The Hoot system utilizes a circuit board computer inside the control panel, and a sensor type system
instead of float switch system. Why, do you ask? Possibly, to be different, or maybe they thought it was
a good idea, or it only might have been a good idea at the time.
We encountered ramifications in this design characteristic. This particular component often broke. Installers didn’t properly seal the panel wires from the tank to the control panel, and chlorine gas would get into the control panel and wreak havoc. Hoot is not the only brand to have a “system-specific” control panel; there are others. This is one consideration with Hoot, and other brands experience similar or other issues. Many of these issues are due to poor installation rather than the failure of the
components. If you get a Hoot system make sure you tell your installer you want floats installed, rather than sensors. This minor alteration should allow any reputable septic company, the ability to make repairs, should the need arise. Another issue: the location of the floats put in the corner and screwed on with a PVC cap, makes it not readily accessible can be resolved by installing a 20” Tuf-Tite adapter ring and riser and situating the pump within the riser increasing accessibility.
Other issues are that hoot will not sell to installers who don’t install Hoot or will and charge outrageous prices. Leading most installers just to establish a different control panel that is easy to work on. Hoot for some reason thinks you need a control panel you would find on a city wastewater treatment plant that’s a little bit of an exaggeration, but for what the system is it doesn’t need all the things it has.
Another consideration of the Hoot System is the ease of access, to the diffusers. You may not ever have to take them off, however, if they do need to be removed, it is more cumbersome than others. Specifically, in the old systems, there were rubber boots on the PVC. These boots would rot, and come loose, etc. Now the diffusers are “piped in” with glue. The pipe is also more substantial: 1 ½ instead of 1 ¼ or one inch, like everyone else, uses. This results in very little room, to work when repairing them.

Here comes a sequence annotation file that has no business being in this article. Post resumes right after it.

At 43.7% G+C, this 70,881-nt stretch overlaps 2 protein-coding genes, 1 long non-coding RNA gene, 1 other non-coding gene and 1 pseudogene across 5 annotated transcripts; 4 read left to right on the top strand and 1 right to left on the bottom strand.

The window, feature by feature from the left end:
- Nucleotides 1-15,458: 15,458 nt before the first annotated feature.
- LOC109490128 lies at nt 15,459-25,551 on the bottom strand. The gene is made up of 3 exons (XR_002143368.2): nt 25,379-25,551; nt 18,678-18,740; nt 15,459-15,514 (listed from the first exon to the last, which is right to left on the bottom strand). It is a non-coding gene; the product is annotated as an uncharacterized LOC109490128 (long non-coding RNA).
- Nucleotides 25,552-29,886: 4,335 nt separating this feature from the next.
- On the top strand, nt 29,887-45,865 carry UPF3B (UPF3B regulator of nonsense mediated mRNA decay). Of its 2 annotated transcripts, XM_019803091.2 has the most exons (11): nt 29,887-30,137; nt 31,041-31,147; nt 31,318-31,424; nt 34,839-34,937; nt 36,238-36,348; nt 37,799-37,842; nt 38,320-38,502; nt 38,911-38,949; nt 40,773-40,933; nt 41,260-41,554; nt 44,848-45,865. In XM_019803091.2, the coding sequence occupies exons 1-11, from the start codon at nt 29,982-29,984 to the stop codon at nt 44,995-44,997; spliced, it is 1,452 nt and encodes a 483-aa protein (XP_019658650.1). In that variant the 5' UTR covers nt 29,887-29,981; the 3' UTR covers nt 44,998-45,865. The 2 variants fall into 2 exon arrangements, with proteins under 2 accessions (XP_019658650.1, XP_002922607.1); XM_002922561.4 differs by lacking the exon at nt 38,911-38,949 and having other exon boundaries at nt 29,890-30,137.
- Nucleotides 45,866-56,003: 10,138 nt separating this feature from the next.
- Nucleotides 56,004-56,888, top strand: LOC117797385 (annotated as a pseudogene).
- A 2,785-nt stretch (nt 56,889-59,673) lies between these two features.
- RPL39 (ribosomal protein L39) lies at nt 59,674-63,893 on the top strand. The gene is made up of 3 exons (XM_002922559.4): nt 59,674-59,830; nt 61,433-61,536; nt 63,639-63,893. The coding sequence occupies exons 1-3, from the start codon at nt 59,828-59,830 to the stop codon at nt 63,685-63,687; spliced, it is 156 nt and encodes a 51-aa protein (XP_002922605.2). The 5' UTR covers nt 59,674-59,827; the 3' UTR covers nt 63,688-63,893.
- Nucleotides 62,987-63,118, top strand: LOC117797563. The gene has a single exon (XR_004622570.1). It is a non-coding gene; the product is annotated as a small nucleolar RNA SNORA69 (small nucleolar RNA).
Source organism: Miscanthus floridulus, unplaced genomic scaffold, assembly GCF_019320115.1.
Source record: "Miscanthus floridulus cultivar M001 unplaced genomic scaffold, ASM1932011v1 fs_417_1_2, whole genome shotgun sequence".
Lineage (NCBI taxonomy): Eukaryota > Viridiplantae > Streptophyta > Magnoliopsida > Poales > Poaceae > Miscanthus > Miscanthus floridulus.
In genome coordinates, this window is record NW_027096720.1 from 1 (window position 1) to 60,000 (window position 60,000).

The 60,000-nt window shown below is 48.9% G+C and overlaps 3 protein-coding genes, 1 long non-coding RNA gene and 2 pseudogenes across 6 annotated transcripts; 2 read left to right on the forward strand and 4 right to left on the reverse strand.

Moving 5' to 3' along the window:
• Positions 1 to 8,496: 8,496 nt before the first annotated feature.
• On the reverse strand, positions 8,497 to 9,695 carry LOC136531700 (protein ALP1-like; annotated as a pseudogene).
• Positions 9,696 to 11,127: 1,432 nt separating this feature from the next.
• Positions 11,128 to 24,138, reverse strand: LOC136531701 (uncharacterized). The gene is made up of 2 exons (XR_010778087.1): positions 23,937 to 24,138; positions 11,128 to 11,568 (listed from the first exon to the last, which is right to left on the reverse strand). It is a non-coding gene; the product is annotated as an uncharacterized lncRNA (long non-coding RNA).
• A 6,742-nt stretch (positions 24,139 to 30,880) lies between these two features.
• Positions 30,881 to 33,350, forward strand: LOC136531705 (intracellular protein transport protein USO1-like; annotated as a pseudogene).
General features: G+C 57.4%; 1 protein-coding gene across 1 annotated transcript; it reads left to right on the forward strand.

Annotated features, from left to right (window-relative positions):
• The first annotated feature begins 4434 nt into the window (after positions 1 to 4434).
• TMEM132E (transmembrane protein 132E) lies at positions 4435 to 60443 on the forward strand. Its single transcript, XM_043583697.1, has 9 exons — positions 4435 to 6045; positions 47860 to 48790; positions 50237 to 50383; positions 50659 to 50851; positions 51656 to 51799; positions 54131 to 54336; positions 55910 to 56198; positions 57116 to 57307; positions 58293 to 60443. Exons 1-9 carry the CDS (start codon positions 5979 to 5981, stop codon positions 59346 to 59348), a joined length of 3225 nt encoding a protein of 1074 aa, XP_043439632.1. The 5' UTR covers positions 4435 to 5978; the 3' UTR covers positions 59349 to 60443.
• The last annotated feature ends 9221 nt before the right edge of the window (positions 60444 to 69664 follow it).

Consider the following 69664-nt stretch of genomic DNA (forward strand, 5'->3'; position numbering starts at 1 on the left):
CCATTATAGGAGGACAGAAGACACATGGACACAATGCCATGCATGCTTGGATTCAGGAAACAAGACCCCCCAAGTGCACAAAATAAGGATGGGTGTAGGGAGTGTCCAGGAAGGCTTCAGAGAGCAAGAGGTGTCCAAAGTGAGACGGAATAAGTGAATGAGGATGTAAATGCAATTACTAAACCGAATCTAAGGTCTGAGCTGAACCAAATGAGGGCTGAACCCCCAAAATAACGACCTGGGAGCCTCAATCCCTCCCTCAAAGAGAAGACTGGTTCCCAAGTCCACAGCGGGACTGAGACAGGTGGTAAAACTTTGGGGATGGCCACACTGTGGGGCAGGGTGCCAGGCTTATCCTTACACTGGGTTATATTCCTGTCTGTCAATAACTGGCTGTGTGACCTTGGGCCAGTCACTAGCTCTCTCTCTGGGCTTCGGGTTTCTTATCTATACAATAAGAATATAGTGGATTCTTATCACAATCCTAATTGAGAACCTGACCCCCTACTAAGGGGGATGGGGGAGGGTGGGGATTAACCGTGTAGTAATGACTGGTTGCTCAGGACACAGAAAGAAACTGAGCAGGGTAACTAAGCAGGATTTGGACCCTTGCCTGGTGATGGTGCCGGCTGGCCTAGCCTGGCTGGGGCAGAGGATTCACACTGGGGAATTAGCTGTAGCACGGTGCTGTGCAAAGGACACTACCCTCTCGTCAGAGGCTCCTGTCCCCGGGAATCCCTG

Hoot Systems use Troyair septic air/aerators. These pumps are made by Hiblow. The TROYAIR H450 H365, H500, H600, LA500, LAR500 air pump each equate to a HiBlow HP-80 (painted brown with a Troyair sticker on it). As well, the H 750,750A for a 750gpd system equates to a Hiblow HP100LL, and the Troyair H820, LA820, H1000, LA1000 each equates to a Hiblow HP120LL. A noticeable difference is that the air nipple is located in the front (which is patented for the Troyair). In some parts of Texas and most of Louisiana, local authorities will force you to install a TROYAIR. In Louisiana, this is an enforceable regulation, which forces the homeowner to purchase the replacement part from an agent of Hoot/Troyair. An example of this would be: not allowing an individual to buy parts from a local/neighborhood parts store to repair their vehicle, but instead forcing them to purchase parts from an automobile dealership. They say this and that different like the thermal capacitor is rated higher. We have never seen a troy air perform better or worse than a standard Hiblow.